The opening crawl is one of the most distinctive feature of Star Wars films. But only the numbered episodes have it, not Rogue One or Solo which are also part of the Star Wars franchise.
Why is this?
As you mentioned in your post, only the numbered episodes have it. Only the ones that are part of the main series, that is. From ScreenRant (a fairly reliable source for media), we get this:
While the opening crawls have been a part of every mainline Star Wars movie since the very beginning, Lucasfilm decided to go a different route with Gareth Edwards' Rogue One: A Star Wars Story in 2016. That was Disney-owned Lucasfilm's first Star Wars anthology movie, so to differentiate the flick from the saga episodes, the studio opted to start the film outright and then show the logo (which was also changed) after the opening sequence; Rogue One didn't have an opening crawl. Something similar happens with Solo: A Star Wars Story, though a key difference between the two anthology blockbusters is that Solo: A Star Wars Story actually has an opening crawl, just not a... traditional one.
According to Gareth Edwards (one of the directors):
The first screenplay that Gary Whitta wrote had a crawl in it -- and you learn doing that that 'a long time ago in a galaxy far, far away' has four dots in it, not three. You get extra marks for that. And then at some point, probably like six months before we were filming, we were in a meeting, and they talked about not having an opening crawl, because these are standalone films, not part of the sagas.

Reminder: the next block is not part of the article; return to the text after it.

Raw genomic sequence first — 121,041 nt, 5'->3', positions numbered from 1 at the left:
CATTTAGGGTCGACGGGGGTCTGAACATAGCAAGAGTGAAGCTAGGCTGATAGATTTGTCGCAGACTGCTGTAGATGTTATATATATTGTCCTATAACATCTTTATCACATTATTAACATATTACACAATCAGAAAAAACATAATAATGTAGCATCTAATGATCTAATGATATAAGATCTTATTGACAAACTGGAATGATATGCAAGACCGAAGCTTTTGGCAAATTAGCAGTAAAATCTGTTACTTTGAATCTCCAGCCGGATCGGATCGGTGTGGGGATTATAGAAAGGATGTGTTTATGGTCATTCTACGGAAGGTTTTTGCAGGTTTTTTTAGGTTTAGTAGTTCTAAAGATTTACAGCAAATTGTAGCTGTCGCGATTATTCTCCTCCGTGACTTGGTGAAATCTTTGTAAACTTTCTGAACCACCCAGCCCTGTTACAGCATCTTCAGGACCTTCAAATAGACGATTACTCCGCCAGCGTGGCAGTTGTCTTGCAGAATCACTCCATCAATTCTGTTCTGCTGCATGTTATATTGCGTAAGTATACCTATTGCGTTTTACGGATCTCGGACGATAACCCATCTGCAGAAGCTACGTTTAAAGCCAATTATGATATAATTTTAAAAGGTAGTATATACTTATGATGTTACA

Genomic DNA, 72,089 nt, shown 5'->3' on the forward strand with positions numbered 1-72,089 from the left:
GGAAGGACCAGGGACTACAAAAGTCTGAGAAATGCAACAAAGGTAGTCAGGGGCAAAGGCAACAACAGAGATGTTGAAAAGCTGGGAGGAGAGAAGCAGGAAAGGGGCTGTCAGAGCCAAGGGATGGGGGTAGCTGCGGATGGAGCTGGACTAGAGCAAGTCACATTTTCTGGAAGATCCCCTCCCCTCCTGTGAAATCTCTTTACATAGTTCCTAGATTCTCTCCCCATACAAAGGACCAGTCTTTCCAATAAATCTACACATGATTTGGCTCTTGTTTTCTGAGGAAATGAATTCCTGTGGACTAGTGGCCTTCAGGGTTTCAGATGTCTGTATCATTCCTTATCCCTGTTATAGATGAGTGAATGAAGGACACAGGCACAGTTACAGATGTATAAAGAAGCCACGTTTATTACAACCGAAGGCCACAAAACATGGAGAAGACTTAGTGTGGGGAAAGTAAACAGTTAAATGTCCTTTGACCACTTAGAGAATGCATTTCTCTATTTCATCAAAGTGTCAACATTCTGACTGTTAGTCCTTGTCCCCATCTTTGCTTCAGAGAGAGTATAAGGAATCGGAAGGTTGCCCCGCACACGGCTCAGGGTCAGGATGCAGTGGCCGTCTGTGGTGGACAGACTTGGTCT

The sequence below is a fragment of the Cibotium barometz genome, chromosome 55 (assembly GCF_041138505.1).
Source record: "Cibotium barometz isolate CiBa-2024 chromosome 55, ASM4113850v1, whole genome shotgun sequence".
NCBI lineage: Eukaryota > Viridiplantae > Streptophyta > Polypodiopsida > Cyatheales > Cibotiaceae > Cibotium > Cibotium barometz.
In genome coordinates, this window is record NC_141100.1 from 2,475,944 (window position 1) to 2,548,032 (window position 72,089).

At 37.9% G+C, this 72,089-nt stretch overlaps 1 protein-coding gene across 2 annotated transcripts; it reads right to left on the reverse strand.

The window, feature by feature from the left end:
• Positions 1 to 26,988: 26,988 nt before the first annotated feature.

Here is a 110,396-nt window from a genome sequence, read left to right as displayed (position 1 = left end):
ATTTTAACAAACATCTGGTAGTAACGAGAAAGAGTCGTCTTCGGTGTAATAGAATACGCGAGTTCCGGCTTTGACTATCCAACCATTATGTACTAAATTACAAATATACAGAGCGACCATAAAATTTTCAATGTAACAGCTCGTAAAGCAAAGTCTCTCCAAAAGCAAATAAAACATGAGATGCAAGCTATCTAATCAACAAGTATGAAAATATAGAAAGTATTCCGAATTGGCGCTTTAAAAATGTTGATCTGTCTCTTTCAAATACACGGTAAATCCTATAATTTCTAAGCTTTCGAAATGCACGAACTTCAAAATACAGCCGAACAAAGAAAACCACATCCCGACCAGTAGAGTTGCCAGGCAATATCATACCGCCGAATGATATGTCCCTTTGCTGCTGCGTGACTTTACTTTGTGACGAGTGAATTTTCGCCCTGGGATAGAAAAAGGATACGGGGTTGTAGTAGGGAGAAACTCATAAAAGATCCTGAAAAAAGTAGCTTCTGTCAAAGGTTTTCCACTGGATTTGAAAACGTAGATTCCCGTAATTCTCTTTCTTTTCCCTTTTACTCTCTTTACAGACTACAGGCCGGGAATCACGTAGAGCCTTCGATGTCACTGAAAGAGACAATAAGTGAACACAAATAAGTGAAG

The directors of Rogue One originally had a crawl in the beginning. However, as mentioned by CinemaBlend (another trustworthy source for this information):
Eventually, Lucasfilm decided not to include one, apparently because they felt that since the plot of Rogue One: A Star Wars Story was born from the original text crawl, it shouldn't have its own. It did open with A long time ago, in a galaxy far, far away....
The crawls have a purpose, which isn’t applicable to the anthology movies.
Star Wars aped the movie serials of the 1930s and 40s, some of which opened with moving text that summarised what led up to the previous episode’s cliffhanger. The Star Wars crawls make us feel like each movie is an episode in a serial — and that we’ve missed some episodes in between the movies, as the crawls don’t generally recap what happened at the end of the previous movie.
Like the serials would generally focus on one set of characters, so the Star Wars movies focus on the Skywalkers and their allies and enemies. Rogue One and Solo are both adjuncts to that narrative; even the former, which shows us events leading right up to A New Hope, is telling the story of some other bunch of heroes in the Rebellion, not the Skywalker clan.
As such, they’re not part of the same linear narrative, so they don’t need a crawl.